Frontman's random rant mars an epic night of nostalgia.
He had, for the most part, kept it in check. For the first half of last night's performance at Mt Smart Stadium, you could almost say Bono's ego had lost its edge.
Perhaps it was the occasion. U2 have jumped on the nostalgia bandwagon for their latest tour, performing in full The Joshua Tree, their Grammy-winning, chart-topping album from 1987 that turned the promising Irish rockers into arena-bothering superstars.
Delivering an entire album in the days of streaming and Spotify could be a concession that U2 view their days as rock innovators as over.
Their choice of opening act on this tour, a sprightly Noel Gallagher - compared to Kanye West and Jay Z on previous stadium jaunts here - would certainly back that thought up.
But that hit-jammed record still means a lot to fans, a fact proven by last night's show quickly selling out, with tonight's repeat gig heading that way too.
Besides, at U2's first big gig here since 2010, that album clearly meant a lot to the band as well.
After performing a throat-clearing burst of hits on a small stage in the middle of the stadium, Bono and co delivered The Joshua Tree's ubiquitous hits with all of the bombast of a band that clearly knows exactly what it's doing with this stadium rock thing.
The fans, baying, jumping, and screaming for more, lapped it up, a crowd so passionate it felt at times like this was fan worship at the church of U2.
A big album demands big visuals, and U2 didn't disappoint on that front either. They brought with them the biggest screen ever used for a touring concert, a stadium-wide behemoth that paired intoxicating visuals by Anton Corbijn, the album's cover designer, with each song.
‘Where the Streets Have No Name’ was set to a slow-mo road trip. ‘I Still Haven't Found What I'm Looking For’ came with a gloomy forest walk. More troubling was ‘Mothers of the Disappeared’, which included a row of hooded women blowing out their own candles.
The metaphors were obvious, but the imposing scale was impressive, a gigantic video wall that Donald Trump - who was mentioned several times during the night, and not in a good way - would be proud of.
When the band delivered those non-single songs ‘Bullet the Blue Sky’ and ‘Exit’ as the feisty rebel yelps they were designed to be, it suggested that this was going to be more than just another excuse for The Edge to send those epic guitar licks of his up into the corners of Mt Smart Stadium.
A heartfelt and now traditional tribute of ‘One Tree Hill’ to Greg Carroll, the band's Kiwi roadie who died in a motorbike accident in 1986, also added to the scale. It was one of several dedications, including the closer, ‘One’, to Christchurch, and ‘Ultraviolet (Light My Way)’ to Bono's charity One.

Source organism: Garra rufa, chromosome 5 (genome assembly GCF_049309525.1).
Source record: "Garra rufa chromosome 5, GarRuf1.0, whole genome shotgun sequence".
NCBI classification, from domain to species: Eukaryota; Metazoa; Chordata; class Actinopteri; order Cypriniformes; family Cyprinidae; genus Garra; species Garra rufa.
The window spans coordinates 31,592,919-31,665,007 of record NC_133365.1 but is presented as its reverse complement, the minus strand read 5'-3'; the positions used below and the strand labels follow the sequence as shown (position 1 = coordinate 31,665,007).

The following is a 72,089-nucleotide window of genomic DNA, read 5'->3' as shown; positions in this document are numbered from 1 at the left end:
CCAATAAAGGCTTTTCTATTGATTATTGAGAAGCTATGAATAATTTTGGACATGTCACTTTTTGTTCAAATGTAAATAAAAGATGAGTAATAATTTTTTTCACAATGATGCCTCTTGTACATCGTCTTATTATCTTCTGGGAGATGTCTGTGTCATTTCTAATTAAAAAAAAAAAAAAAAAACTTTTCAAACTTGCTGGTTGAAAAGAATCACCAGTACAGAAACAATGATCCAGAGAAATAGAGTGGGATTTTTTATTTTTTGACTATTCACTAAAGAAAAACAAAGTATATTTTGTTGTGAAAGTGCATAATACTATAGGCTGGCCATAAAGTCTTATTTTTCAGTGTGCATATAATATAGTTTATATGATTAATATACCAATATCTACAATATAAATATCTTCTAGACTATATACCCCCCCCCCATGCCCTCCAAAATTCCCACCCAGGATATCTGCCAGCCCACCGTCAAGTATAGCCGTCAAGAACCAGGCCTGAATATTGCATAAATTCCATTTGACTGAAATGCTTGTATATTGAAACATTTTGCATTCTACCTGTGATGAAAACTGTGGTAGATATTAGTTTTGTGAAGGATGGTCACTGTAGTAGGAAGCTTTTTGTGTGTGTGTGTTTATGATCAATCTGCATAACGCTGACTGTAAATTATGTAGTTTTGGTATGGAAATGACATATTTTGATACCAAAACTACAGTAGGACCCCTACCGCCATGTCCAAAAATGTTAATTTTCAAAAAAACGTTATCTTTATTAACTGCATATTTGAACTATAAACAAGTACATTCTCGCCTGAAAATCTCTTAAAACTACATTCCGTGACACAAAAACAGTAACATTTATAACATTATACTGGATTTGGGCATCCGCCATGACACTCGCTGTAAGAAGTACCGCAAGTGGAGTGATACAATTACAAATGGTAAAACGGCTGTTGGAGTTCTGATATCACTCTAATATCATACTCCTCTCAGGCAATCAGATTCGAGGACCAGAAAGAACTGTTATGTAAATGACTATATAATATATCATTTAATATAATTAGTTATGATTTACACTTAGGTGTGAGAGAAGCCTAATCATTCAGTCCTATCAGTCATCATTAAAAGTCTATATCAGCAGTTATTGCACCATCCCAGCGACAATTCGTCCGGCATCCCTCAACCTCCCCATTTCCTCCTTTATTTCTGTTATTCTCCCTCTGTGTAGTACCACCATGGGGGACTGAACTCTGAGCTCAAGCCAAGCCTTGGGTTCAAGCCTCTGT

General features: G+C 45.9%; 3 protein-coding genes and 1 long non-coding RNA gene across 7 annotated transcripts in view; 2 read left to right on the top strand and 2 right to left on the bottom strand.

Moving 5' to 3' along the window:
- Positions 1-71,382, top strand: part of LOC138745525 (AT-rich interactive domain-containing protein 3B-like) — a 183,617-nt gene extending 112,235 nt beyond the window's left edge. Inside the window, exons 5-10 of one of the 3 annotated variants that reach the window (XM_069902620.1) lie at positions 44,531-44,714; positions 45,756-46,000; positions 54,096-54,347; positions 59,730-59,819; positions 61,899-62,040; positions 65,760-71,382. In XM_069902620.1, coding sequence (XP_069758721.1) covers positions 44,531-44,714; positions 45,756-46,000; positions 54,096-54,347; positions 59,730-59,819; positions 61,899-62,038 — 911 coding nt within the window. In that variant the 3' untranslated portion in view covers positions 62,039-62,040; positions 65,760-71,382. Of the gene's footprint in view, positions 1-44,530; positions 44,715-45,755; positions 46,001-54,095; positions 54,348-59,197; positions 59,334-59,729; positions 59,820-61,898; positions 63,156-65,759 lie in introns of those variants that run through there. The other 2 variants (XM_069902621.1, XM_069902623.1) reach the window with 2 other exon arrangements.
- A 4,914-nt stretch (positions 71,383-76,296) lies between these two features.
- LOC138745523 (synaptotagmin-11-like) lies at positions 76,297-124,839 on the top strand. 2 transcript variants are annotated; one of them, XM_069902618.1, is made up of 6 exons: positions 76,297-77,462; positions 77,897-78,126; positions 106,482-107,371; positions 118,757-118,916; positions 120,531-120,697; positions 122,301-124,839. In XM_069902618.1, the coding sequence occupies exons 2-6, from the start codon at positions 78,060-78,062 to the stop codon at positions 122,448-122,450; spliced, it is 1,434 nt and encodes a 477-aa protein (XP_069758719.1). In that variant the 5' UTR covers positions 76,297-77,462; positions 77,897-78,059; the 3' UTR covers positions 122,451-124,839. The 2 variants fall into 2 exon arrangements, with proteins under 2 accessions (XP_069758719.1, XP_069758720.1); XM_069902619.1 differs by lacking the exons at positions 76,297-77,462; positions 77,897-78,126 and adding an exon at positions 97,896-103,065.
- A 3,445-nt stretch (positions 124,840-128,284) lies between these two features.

Up until the encore, Bono had been so well behaved. Yes, there'd been a few strange musings about immigration, freedom, Irish history and America's political troubles during the first half of the show.
Mostly, though, he'd kept that ego of his - the one responsible for doing things like making an entire U2 album show up unwanted in millions of iTunes libraries - well under control.
But as he emerged from the break wearing a top hat with black paint smeared above his eyes, something had clearly changed. Bono ripped through the night's biggest anthems ‘Elevation’ and ‘Vertigo’, charging down the stage's runway while doing things most 59-year-olds probably shouldn't.
Then he paused, and, before ‘Even Better Than the Real Thing’, a wide-ranging lecture began Bono told the Kiwi crowd off for their insecurities, called himself a shaman, then declared that he'd been "diagnosed as a megalomaniac ... and it's getting worse".
Finally, and inexplicably, he screamed: "Paul's dead ... I'm sir f***ing Bono".
It was the night's most bonkers moment, a did-that-really-just-happen couple of minutes that veered dangerously close to the kind of mockumentary territory Ricky Gervais based his entire career around.
After that, the show started to wobble. Things got corny. ‘Beautiful Day’ remains a dripping fondue of a rock song, and when followed by the preachy charity of ‘Ultraviolet (Light My Way)’ and cloying ballad ‘Love is Bigger Than Anything In Its Way’, the show ended not with a bang, but a bit of a wimper.
It was a shame, because up until that point, it had been an epic night of nostalgia. After four decades on rock's frontlines, you can't blame U2 for finally looking back.
But if this is really all that's left for them, someone might want to warn Bono to tone down the theatrics so the songs are left to shine.